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Just give us ‘dumsor’ timetable to plan our operations – GMA tells ECG

Acting General Secretary of GMA, Dr Richard Selormey

Pressure continues to mount on the Electricity Company of Ghana (ECG) to release a load-shedding timetable.

The latest organisation to add its voice to the calls is the Ghana Medical Association (GMA).

This follows a widely circulated video on social media in which a woman claimed her three-day-old baby who was in an incubator at the Tema General Hospital died following erratic power outages.

However, the hospital said the power outage had nothing to do with the said death.

But Acting General Secretary of GMA, Dr Richard Selormey said the erratic power outages is affecting hospital administration, treatment, and all aspects of operations.

Speaking on Joy FM’s News Night on March 28, he explained that the entire sector runs on stable electricity, implying that when electricity is cut off without prior knowledge, many things can go wrong.

“And so, across the country, most of the hospitals the government has rolled out, what is called the links and electronic management system. And so power outages disrupt all these processes because, for example, patients need to be verified, those with NHIS and other private insurance need to be verified on the system before they start the journey through the hospital.

“When these systems are off, it disrupts this because they cannot be verified or it takes much, much longer to get this done for them to begin to procure services within the facility. Beyond this are those patients who may be on the theatre table who may be undergoing dialysis, and various forms of treatment that require power to power machines and equipment that serve these patients.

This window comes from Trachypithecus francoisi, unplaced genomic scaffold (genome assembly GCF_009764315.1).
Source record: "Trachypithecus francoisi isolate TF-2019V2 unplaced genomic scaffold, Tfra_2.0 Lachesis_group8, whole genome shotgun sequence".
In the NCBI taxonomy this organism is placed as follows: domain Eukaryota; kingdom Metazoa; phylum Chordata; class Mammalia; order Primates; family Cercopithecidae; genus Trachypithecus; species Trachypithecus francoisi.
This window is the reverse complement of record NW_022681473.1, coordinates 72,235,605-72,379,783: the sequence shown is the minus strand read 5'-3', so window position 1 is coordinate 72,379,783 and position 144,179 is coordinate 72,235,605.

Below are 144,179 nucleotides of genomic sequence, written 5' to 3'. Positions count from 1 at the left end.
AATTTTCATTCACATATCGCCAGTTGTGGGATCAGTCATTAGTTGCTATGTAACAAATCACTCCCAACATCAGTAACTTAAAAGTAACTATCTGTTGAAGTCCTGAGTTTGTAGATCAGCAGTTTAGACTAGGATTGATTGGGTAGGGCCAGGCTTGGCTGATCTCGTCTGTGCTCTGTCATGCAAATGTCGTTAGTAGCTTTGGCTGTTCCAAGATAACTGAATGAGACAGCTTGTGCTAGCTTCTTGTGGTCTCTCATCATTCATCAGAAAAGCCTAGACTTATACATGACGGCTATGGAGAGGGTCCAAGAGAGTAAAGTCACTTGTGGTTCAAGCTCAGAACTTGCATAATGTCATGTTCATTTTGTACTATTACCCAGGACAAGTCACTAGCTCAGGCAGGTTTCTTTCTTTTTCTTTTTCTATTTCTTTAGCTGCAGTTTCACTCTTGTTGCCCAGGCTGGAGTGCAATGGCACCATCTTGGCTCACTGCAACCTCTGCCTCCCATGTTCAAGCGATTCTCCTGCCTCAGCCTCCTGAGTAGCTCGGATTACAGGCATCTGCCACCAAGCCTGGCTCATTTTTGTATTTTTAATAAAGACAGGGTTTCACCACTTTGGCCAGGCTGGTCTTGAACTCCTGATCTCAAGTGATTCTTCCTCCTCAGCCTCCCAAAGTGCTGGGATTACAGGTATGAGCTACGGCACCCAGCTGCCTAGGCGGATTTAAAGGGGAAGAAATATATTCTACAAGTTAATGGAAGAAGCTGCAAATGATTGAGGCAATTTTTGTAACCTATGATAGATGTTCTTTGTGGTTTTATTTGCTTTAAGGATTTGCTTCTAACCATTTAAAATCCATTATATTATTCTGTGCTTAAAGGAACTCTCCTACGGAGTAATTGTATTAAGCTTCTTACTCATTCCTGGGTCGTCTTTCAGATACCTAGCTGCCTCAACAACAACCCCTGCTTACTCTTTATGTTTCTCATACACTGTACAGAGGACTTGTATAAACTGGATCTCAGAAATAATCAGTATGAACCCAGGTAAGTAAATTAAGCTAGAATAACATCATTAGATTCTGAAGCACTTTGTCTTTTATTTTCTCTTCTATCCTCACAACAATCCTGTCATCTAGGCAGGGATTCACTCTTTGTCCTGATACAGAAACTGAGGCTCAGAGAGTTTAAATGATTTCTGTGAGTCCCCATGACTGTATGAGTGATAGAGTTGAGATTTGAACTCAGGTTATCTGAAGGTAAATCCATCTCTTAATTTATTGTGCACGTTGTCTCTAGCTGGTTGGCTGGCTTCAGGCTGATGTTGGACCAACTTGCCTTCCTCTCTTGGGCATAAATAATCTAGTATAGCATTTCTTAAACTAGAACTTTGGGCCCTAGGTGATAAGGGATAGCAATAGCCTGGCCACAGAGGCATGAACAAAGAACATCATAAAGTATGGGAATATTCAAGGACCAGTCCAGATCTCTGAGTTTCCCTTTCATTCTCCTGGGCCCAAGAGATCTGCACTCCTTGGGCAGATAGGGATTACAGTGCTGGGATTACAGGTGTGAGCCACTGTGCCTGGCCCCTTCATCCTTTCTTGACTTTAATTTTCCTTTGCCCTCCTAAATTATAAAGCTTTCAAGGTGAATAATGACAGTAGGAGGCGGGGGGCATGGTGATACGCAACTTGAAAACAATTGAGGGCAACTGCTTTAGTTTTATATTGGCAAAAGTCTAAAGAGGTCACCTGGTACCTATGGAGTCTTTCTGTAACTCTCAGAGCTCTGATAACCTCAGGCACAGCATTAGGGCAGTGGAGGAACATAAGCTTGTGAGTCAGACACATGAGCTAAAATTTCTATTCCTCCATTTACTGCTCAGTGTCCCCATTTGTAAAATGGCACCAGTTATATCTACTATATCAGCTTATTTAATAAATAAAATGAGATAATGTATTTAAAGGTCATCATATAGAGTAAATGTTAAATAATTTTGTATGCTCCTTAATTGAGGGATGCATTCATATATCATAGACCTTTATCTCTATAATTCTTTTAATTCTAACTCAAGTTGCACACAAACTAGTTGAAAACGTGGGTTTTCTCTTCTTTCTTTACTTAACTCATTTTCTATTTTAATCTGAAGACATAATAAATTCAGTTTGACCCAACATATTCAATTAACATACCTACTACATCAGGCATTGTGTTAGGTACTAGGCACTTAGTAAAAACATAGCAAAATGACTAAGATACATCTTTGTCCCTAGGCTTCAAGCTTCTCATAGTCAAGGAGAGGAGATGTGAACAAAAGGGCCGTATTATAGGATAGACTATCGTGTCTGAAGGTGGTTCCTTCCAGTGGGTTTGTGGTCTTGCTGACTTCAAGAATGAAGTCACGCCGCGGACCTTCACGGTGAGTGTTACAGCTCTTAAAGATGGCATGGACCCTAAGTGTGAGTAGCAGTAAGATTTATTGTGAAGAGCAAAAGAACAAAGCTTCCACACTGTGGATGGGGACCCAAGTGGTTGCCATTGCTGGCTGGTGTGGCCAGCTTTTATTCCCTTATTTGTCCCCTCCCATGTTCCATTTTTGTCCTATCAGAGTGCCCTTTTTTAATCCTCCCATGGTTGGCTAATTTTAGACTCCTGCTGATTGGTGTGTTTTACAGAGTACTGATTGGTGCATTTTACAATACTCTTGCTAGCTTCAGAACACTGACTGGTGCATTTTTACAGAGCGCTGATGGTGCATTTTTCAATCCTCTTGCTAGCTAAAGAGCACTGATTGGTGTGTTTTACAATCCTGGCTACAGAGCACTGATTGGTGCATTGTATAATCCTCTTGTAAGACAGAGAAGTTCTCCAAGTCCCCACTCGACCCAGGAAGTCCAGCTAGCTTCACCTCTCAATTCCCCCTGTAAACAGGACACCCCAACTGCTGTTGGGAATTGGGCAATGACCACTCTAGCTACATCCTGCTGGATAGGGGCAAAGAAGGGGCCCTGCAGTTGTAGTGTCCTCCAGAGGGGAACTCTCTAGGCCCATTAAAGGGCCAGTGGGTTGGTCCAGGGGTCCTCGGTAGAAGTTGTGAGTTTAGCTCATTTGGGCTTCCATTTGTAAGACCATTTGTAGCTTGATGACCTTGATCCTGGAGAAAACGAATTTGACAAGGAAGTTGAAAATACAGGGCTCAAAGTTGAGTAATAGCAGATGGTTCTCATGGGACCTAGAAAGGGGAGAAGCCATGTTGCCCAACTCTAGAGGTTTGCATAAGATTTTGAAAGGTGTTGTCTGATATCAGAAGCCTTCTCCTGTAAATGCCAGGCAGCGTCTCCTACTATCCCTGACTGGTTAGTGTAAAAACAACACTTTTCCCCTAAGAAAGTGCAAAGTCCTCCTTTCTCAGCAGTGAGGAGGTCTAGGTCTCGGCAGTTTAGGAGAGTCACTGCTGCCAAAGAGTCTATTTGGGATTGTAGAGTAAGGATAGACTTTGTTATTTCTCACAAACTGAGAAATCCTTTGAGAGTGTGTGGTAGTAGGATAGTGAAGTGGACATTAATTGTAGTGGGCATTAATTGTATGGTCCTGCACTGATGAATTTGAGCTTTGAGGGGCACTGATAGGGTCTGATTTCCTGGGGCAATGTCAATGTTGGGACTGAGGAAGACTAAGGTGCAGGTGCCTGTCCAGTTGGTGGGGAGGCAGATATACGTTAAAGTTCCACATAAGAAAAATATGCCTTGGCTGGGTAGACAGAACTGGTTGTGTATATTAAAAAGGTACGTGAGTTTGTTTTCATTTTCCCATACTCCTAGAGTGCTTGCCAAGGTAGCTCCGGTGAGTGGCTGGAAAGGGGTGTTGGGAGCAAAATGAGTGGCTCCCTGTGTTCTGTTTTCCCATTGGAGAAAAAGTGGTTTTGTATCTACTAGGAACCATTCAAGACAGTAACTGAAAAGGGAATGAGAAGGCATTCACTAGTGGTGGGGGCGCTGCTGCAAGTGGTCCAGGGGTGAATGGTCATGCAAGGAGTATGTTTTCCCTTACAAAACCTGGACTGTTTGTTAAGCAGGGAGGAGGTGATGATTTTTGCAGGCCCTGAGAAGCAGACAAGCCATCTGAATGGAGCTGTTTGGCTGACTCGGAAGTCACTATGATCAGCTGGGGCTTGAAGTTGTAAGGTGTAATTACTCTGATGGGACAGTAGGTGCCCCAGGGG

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“And so it is very important that we put the issue into context. It’s not about when only somebody dies, but people may even suffer irreparable damage just because the power has been broken. I’m sure you read the Tema General Hospital statement where they said it took two hours to solve the problem,” he said.

Dr Selormey explained that sometimes, health facilities have had to depend on torch lights to carry out surgeries, which was a significant issue.

He said the association was not bothered about what people wanted to call the current power outages. However, they were concerned about the timing and the effects of these outages caused.

Additionally, he stated that the impact of the erratic power outages was not only on patients’ lives but also on the financing of generators using fuel, which incurred significant costs, especially because fuel prices have escalated.

He said these costs would overburden the hospitals, so it would help if there was a timetable so they could reschedule certain procedures and budget ahead of time.


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